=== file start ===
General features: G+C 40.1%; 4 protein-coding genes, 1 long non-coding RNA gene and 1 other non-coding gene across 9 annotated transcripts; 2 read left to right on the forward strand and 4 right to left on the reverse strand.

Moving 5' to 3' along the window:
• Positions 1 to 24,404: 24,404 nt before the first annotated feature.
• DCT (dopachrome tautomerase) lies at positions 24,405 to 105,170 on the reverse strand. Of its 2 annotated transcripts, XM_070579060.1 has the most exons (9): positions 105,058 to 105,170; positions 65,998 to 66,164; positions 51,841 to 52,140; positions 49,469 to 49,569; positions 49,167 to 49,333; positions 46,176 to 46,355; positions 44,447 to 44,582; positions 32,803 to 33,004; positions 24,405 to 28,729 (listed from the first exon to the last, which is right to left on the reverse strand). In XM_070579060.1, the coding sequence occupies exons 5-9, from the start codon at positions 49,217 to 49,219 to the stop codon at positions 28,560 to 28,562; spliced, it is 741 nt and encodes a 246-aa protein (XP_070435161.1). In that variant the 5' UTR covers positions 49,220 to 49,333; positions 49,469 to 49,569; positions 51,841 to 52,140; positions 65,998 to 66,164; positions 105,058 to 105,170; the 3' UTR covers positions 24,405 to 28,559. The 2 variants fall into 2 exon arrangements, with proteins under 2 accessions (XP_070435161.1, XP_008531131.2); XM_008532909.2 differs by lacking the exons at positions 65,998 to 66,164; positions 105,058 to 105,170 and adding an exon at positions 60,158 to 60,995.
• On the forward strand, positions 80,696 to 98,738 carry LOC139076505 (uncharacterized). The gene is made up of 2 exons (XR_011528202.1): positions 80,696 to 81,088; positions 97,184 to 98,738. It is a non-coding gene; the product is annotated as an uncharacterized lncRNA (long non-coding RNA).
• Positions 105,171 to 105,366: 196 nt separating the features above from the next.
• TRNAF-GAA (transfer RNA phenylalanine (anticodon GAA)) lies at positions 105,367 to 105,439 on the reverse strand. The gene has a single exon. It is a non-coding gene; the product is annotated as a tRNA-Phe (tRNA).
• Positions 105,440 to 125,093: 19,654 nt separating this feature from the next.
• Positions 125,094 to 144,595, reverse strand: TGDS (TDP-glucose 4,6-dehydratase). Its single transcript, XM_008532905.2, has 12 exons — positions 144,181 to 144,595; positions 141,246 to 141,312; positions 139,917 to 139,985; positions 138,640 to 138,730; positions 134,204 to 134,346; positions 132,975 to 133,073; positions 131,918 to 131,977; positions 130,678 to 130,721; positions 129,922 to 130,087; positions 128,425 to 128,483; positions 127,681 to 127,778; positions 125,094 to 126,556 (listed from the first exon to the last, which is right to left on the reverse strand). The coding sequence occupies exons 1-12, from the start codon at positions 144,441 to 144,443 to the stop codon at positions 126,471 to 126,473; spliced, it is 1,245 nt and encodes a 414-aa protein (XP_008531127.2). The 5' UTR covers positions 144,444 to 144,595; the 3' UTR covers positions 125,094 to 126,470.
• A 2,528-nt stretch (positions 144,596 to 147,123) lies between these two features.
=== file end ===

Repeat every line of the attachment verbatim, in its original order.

General features: G+C 40.1%; 4 protein-coding genes, 1 long non-coding RNA gene and 1 other non-coding gene across 9 annotated transcripts; 2 read left to right on the forward strand and 4 right to left on the reverse strand.

Moving 5' to 3' along the window:
• Positions 1 to 24,404: 24,404 nt before the first annotated feature.
• DCT (dopachrome tautomerase) lies at positions 24,405 to 105,170 on the reverse strand. Of its 2 annotated transcripts, XM_070579060.1 has the most exons (9): positions 105,058 to 105,170; positions 65,998 to 66,164; positions 51,841 to 52,140; positions 49,469 to 49,569; positions 49,167 to 49,333; positions 46,176 to 46,355; positions 44,447 to 44,582; positions 32,803 to 33,004; positions 24,405 to 28,729 (listed from the first exon to the last, which is right to left on the reverse strand). In XM_070579060.1, the coding sequence occupies exons 5-9, from the start codon at positions 49,217 to 49,219 to the stop codon at positions 28,560 to 28,562; spliced, it is 741 nt and encodes a 246-aa protein (XP_070435161.1). In that variant the 5' UTR covers positions 49,220 to 49,333; positions 49,469 to 49,569; positions 51,841 to 52,140; positions 65,998 to 66,164; positions 105,058 to 105,170; the 3' UTR covers positions 24,405 to 28,559. The 2 variants fall into 2 exon arrangements, with proteins under 2 accessions (XP_070435161.1, XP_008531131.2); XM_008532909.2 differs by lacking the exons at positions 65,998 to 66,164; positions 105,058 to 105,170 and adding an exon at positions 60,158 to 60,995.
• On the forward strand, positions 80,696 to 98,738 carry LOC139076505 (uncharacterized). The gene is made up of 2 exons (XR_011528202.1): positions 80,696 to 81,088; positions 97,184 to 98,738. It is a non-coding gene; the product is annotated as an uncharacterized lncRNA (long non-coding RNA).
• Positions 105,171 to 105,366: 196 nt separating the features above from the next.
• TRNAF-GAA (transfer RNA phenylalanine (anticodon GAA)) lies at positions 105,367 to 105,439 on the reverse strand. The gene has a single exon. It is a non-coding gene; the product is annotated as a tRNA-Phe (tRNA).
• Positions 105,440 to 125,093: 19,654 nt separating this feature from the next.
• Positions 125,094 to 144,595, reverse strand: TGDS (TDP-glucose 4,6-dehydratase). Its single transcript, XM_008532905.2, has 12 exons — positions 144,181 to 144,595; positions 141,246 to 141,312; positions 139,917 to 139,985; positions 138,640 to 138,730; positions 134,204 to 134,346; positions 132,975 to 133,073; positions 131,918 to 131,977; positions 130,678 to 130,721; positions 129,922 to 130,087; positions 128,425 to 128,483; positions 127,681 to 127,778; positions 125,094 to 126,556 (listed from the first exon to the last, which is right to left on the reverse strand). The coding sequence occupies exons 1-12, from the start codon at positions 144,441 to 144,443 to the stop codon at positions 126,471 to 126,473; spliced, it is 1,245 nt and encodes a 414-aa protein (XP_008531127.2). The 5' UTR covers positions 144,444 to 144,595; the 3' UTR covers positions 125,094 to 126,470.
• A 2,528-nt stretch (positions 144,596 to 147,123) lies between these two features.